Different dietary ratios of n-6/n-3 long-chain polyunsaturated fatty acids (LC-PUFAs) may alter brain lipid profile, neural activity, and brain cognitive function. To determine whether ovarian hormones influence the effect of diet on the brain, ovariectomized and sham-operated mice continuously treated with placebo or estradiol were fed for 3 months with diets containing low or high n-6/n-3 LC-PUFA ratios. The fatty acid (FA) profile and expression of key neuronal proteins were analyzed in the cerebral cortex, with intact female mice on standard diet serving as internal controls of brain lipidome composition. Diets containing different concentrations of LC-PUFAs greatly modified total FAs, sphingolipids, and gangliosides in the cerebral cortex. Some of these changes were dependent on ovarian hormones, as they were not detected in ovariectomized animals, and in the case of complex lipids, the effect of ovariectomy was partially or totally reversed by continuous administration of estradiol. However, even though differential dietary LC-PUFA content modified the expression of neuronal proteins such as synapsin and its phosphorylation level, PSD-95, amyloid precursor protein (APP), or glial proteins such as glial fibrillary acidic protein (GFAP), an effect also dependent on the presence of the ovary, chronic estradiol treatment was unable to revert the dietary effects on brain cortex synaptic proteins. These results suggest that, in addition to stable estradiol levels, other ovarian hormones such as progesterone and/or cyclic ovarian secretory activity could play a physiological role in the modulation of dietary LC-PUFAs on the cerebral cortex, which may have clinical implications for post-menopausal women on diets enriched with different proportions of n-3 and n-6 LC-PUFAs.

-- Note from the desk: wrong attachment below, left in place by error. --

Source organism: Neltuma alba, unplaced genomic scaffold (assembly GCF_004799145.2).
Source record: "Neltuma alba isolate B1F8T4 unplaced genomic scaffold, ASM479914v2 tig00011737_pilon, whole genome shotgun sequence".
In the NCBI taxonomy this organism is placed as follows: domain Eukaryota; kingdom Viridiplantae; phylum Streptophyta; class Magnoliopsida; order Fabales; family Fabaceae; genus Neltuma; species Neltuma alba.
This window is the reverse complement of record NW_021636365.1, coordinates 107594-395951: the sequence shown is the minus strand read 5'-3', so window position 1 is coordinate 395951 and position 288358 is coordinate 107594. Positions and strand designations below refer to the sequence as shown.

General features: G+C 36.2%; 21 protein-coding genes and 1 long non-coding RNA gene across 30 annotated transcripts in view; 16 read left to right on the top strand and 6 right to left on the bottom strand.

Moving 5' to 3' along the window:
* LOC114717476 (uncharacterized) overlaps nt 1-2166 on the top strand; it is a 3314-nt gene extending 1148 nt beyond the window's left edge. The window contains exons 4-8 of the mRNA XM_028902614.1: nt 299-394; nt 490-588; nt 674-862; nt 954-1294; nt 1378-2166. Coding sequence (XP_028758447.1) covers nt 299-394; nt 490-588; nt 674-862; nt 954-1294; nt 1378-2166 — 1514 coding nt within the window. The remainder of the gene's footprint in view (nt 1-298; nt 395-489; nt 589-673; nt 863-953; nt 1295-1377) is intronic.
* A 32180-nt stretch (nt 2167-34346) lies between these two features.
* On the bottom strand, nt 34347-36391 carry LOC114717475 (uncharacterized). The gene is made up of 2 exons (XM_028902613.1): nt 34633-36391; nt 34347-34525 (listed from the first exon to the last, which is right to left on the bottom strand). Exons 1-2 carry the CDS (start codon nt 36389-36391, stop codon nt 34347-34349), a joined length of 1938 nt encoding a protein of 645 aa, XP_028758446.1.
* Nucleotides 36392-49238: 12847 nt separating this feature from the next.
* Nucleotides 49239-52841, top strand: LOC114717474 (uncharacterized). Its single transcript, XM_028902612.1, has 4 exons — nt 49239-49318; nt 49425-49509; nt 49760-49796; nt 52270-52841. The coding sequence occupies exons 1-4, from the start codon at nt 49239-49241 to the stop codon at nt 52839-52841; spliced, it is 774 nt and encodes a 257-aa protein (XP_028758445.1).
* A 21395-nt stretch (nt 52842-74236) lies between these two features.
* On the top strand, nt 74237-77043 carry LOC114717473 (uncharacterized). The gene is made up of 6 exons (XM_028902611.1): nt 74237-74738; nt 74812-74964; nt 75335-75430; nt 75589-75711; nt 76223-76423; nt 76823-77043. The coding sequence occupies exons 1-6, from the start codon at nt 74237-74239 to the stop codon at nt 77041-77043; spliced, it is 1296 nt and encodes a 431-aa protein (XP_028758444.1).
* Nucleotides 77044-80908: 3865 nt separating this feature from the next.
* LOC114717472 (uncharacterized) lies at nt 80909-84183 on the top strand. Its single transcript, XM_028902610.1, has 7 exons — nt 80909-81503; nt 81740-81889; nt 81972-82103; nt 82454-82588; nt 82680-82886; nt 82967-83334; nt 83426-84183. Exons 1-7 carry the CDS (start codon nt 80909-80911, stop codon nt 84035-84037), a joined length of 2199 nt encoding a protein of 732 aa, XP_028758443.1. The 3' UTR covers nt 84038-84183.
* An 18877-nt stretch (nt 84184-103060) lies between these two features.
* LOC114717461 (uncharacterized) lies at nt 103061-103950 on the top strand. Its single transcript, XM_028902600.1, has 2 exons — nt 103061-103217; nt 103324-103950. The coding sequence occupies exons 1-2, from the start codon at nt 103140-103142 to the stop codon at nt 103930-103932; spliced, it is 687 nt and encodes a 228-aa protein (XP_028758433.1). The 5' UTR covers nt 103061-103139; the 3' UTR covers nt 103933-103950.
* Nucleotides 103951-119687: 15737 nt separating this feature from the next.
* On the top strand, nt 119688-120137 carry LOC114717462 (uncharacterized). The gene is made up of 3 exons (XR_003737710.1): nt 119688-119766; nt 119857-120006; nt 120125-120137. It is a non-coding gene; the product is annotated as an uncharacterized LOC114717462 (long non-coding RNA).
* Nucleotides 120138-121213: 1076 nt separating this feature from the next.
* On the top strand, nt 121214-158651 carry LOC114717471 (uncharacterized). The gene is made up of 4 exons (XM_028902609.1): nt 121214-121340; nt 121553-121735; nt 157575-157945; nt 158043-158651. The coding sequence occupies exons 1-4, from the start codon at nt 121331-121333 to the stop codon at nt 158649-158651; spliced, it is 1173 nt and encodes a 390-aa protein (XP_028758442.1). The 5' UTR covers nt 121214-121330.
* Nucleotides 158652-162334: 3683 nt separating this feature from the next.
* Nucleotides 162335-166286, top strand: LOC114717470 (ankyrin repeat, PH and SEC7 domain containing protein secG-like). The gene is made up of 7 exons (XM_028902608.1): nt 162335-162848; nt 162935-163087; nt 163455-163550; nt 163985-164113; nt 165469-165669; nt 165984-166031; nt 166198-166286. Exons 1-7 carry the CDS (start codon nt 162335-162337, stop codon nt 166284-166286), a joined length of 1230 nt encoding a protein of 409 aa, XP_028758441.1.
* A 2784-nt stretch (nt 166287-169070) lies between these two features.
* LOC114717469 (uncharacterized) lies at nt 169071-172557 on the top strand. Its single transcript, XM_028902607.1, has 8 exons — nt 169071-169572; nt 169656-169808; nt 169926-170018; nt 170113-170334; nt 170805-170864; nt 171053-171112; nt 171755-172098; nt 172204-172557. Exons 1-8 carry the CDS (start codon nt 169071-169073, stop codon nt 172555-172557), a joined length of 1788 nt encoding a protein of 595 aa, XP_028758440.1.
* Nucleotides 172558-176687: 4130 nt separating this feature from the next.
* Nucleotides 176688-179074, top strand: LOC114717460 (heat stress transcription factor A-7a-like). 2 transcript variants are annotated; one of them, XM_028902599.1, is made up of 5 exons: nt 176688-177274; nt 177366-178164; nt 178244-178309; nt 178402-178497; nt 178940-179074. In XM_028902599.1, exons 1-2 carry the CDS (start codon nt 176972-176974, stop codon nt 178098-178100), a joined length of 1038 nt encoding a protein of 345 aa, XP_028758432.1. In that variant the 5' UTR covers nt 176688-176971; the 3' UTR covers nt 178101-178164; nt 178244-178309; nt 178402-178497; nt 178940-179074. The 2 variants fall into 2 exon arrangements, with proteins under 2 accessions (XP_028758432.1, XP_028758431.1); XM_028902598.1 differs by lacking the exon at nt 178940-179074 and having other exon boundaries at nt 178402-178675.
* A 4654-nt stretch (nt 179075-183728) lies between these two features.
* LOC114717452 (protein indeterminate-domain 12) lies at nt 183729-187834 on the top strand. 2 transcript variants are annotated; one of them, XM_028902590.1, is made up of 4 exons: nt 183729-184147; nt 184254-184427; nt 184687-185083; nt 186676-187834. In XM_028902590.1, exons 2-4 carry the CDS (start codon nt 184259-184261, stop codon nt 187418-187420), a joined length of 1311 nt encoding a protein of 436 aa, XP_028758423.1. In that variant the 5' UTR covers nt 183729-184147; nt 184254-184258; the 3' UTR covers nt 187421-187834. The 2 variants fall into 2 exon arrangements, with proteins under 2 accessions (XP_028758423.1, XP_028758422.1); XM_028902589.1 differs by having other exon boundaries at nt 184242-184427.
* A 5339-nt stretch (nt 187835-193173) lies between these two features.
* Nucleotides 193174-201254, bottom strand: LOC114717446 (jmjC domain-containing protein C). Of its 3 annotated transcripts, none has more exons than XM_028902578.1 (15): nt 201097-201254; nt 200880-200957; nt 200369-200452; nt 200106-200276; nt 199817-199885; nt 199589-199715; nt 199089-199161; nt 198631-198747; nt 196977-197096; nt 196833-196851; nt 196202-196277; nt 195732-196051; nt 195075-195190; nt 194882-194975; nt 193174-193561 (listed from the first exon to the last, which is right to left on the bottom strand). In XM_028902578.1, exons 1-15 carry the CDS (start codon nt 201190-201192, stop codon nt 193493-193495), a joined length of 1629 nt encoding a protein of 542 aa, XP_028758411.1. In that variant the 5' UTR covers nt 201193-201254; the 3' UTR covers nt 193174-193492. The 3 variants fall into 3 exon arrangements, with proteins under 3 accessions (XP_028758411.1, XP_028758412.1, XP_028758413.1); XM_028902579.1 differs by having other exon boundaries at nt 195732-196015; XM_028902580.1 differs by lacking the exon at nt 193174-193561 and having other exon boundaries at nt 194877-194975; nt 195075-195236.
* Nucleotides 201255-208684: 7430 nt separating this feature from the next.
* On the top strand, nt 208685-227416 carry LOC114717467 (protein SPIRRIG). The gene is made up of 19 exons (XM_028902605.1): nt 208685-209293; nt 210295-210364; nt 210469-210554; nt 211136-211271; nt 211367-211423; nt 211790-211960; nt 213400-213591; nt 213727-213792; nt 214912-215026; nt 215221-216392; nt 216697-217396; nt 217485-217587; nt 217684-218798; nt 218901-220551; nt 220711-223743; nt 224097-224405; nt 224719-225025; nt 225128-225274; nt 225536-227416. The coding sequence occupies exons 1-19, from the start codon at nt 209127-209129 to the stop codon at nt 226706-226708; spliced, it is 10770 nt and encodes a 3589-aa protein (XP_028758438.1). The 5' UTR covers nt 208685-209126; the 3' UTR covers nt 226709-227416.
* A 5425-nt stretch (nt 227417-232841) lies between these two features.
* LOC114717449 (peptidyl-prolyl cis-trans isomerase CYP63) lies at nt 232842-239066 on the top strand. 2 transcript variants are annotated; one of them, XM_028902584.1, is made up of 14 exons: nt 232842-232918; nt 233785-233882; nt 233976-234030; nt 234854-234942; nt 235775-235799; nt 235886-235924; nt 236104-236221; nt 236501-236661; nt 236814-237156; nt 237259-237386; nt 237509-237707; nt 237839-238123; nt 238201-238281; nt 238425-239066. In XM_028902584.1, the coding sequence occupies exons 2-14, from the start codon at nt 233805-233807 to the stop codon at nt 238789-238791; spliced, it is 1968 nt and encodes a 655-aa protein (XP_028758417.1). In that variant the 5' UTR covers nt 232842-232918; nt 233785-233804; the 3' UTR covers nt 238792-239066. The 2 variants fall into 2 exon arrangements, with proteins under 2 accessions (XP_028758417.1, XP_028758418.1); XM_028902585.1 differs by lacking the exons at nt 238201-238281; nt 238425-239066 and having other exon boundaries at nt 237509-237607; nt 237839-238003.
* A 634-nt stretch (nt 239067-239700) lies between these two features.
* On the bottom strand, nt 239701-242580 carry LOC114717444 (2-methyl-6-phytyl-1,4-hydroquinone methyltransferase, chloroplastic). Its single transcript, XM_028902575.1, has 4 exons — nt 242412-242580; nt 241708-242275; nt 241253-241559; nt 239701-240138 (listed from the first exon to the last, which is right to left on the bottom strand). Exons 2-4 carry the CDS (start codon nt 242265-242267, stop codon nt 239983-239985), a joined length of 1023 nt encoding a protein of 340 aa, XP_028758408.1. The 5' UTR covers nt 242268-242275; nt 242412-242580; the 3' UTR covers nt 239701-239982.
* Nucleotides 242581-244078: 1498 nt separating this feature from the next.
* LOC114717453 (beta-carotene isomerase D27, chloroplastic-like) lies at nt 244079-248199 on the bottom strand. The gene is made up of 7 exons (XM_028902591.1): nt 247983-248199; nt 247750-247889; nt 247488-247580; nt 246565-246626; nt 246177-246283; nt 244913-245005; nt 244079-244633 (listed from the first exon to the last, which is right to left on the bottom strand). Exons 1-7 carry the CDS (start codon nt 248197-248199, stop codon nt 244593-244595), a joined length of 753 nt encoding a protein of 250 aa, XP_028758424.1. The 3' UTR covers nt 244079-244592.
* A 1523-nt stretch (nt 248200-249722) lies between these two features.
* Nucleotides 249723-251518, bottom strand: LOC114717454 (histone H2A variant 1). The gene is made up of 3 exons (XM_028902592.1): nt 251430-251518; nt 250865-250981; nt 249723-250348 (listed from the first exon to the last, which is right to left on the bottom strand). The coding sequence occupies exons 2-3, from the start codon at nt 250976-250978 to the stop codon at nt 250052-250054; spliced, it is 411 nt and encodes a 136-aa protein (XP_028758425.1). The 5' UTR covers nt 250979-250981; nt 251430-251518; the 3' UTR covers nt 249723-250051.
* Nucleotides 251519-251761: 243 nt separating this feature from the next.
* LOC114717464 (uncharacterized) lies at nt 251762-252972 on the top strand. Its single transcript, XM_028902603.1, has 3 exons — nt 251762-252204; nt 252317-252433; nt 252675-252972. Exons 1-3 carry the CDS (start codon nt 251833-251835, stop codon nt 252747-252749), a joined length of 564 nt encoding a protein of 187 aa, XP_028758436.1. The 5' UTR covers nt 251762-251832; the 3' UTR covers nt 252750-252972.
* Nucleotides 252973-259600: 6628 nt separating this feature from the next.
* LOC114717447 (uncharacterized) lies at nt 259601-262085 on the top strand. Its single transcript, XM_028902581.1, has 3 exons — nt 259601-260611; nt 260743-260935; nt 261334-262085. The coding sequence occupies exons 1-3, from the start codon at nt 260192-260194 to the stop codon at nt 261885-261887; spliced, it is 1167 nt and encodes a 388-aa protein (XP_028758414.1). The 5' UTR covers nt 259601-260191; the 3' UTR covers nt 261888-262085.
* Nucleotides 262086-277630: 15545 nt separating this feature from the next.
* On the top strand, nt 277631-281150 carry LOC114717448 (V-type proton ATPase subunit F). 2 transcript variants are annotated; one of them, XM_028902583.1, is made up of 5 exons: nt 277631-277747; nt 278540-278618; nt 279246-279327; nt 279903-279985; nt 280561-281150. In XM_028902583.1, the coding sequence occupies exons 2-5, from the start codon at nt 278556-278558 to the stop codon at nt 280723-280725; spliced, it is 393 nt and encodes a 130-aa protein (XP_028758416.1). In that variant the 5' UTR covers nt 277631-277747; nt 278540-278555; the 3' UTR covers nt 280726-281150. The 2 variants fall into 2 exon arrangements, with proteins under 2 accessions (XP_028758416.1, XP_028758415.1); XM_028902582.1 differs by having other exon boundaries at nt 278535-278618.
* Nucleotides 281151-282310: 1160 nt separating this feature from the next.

Keywords: cerebral cortex lipidome; docosahexaenoic acid (DHA); long-chain polyunsaturated fatty acids (LC-PUFAs); ovarian hormones; sphingolipids; synaptic proteins.